Grace, a 4th grader diagnosed with Type 1 diabetes, was being serviced through a Section 504 service agreement. A previous multidisciplinary team (MDT) evaluation found her intellectual ability and achievement commensurate, ranging from average to high average. The MDT determined that Grace was not eligible for special education services be- cause she did not meet definitional criteria for a specific learning disability. Her parents, however, were still concerned with Grace's school performance. They reported that they spent 2 to 3 hours each evening redoing assignments that were completed with low accuracy in the classroom and reteaching concepts in order to complete homework assignments. They presented a summative math assessment on which Grace earned a 45%. She skipped three items on the assessment, her printing was difficult to read, and she misspelled simple words. One item asked Grace to justify her response and she wrote, “is the Rule” in the 7 lines provided. Grace's parents requested an independent evaluation for eligibility under the IDEIA because they believed that their daughter demonstrated a need for specially designed instruction.

In the initial evaluation report, the school psychologist reported that the evaluation was conducted during times when the child's blood sugar range was within a defined ideal range based on information from the child's diabetes healthcare team. Ability and achievement results were commensurate and ranged from average to high average. Accordingly, the team found that the child was not eligible for special education services because she did not evidence a specific learning disability.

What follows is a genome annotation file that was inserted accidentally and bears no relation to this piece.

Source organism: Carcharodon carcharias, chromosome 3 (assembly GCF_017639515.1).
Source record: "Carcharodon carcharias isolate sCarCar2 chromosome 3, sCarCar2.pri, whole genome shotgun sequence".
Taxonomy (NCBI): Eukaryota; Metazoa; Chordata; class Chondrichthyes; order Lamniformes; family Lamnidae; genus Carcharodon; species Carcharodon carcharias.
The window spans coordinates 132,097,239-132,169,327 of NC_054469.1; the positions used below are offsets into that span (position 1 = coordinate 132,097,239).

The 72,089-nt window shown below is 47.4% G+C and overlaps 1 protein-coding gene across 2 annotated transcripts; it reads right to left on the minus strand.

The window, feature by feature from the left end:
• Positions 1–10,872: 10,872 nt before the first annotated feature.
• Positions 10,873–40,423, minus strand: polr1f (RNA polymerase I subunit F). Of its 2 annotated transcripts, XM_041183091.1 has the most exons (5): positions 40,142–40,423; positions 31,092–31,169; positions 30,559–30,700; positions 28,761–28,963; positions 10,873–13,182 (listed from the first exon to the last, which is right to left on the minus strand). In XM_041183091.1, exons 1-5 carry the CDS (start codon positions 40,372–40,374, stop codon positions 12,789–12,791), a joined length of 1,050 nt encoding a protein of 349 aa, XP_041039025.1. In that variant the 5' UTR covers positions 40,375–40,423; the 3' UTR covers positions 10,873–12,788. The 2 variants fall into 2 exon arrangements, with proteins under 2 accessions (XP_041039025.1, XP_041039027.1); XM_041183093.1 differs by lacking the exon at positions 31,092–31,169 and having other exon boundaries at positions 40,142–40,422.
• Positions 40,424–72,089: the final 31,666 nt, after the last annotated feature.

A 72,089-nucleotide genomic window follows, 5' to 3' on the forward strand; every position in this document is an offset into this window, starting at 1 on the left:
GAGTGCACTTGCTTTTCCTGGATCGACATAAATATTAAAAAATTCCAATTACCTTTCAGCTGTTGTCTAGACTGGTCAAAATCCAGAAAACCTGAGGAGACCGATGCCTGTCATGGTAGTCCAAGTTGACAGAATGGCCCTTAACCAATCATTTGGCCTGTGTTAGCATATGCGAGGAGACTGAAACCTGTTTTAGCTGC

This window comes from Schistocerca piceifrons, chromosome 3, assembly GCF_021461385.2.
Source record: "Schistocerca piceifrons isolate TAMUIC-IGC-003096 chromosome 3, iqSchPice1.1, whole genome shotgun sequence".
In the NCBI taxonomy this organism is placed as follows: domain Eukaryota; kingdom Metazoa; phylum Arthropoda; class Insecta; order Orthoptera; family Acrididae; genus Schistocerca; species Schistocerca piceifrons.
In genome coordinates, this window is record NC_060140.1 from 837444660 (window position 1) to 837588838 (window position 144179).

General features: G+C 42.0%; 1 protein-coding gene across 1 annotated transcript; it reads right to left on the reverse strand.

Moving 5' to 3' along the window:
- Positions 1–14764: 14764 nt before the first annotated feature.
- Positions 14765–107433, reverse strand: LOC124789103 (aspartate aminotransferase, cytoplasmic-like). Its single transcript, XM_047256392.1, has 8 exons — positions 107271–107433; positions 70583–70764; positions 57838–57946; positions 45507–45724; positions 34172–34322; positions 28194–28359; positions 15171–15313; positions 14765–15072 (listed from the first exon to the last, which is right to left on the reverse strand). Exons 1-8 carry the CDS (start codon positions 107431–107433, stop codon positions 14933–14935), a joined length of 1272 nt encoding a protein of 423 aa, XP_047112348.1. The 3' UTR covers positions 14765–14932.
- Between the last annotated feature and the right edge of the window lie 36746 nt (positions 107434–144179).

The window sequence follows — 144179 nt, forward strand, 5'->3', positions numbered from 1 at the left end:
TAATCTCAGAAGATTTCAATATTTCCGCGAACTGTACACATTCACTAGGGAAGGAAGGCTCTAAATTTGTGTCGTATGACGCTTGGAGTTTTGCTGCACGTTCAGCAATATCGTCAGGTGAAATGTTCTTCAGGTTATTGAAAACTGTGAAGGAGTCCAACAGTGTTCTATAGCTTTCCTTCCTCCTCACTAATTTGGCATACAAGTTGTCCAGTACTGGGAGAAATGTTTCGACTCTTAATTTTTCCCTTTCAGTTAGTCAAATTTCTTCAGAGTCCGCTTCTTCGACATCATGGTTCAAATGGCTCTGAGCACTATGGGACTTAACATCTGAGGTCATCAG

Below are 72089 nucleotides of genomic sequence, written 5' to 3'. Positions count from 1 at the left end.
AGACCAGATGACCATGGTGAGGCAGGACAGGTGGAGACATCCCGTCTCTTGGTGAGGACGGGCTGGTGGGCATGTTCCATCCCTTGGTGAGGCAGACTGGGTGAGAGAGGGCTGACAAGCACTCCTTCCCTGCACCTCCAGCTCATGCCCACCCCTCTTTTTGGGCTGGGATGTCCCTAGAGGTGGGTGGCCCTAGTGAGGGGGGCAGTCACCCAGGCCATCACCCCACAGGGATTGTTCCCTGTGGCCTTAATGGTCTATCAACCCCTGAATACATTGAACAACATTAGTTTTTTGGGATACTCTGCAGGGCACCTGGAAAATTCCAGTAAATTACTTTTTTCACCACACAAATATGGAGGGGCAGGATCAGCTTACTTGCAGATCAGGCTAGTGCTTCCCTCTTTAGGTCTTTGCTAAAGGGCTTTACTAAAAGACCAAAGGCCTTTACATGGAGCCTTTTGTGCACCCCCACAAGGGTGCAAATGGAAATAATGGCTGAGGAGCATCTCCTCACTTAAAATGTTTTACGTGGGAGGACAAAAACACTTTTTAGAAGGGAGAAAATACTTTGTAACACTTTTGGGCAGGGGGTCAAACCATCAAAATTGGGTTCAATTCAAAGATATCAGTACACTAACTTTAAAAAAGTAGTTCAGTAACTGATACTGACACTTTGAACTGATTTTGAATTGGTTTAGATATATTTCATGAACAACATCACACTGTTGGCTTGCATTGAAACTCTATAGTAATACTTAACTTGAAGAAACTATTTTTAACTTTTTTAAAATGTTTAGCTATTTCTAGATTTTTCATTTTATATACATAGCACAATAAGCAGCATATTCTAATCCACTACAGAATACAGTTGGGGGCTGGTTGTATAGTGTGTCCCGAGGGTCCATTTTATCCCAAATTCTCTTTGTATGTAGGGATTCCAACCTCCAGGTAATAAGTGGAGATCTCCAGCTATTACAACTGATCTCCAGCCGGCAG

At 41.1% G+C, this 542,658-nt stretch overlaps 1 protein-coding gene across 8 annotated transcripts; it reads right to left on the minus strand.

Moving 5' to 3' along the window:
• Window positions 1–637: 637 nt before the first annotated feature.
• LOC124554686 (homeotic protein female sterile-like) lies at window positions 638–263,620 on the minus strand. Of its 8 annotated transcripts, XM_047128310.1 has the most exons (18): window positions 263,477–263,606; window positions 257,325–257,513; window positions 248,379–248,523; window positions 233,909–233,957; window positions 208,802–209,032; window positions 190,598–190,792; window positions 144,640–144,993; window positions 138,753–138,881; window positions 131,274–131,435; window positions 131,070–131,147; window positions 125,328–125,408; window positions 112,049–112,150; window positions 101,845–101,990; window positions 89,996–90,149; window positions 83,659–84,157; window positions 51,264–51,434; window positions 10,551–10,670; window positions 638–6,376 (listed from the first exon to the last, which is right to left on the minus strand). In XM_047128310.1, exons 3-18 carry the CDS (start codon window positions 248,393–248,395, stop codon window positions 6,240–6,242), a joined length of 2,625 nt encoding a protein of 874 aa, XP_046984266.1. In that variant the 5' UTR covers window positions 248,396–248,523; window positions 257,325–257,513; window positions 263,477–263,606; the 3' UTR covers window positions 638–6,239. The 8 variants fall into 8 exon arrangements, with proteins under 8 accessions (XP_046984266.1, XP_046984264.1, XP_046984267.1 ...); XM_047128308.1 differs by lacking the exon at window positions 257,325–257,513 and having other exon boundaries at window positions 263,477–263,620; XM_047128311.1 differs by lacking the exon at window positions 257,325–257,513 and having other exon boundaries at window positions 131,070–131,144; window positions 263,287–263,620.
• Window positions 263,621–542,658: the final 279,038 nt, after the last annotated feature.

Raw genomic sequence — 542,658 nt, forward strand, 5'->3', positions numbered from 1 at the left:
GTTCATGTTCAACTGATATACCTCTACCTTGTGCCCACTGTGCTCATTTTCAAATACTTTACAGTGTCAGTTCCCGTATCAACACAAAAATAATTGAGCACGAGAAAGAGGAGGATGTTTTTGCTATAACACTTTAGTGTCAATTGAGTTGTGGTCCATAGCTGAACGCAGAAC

An independent evaluation was then conducted by one of the authors. Alternate ability and achievement measures yielded similar results, and the independent evaluator also concluded that Grace did not meet definitional criteria as a student with a specific learning disability. Additional testing was conducted to explore the impact of the child's diabetes on her academic performance. The school psychologist devised a series of equivalent, curriculum-based-measurement math worksheets that the student was asked to complete over a period of a few weeks directly following regularly scheduled blood glucose checks with the school nurse. Thus, no manipulations of blood glucose were performed nor were any additional or unscheduled blood glucose checks required. Furthermore, if the child was experiencing hypoglycemia or hyperglycemia, treatment was provided and not withheld while the child completed the worksheet. Results showed that when her blood sugar was ideal, the child's average accuracy rate was 91%. Under the low blood sugar condition, it was 80%, and it was 73% under the high condition. The scores on the CBM worksheets provided evidence that the child's academic performance, at least when completing mathematics calculations, appeared to be impacted by her medical condition.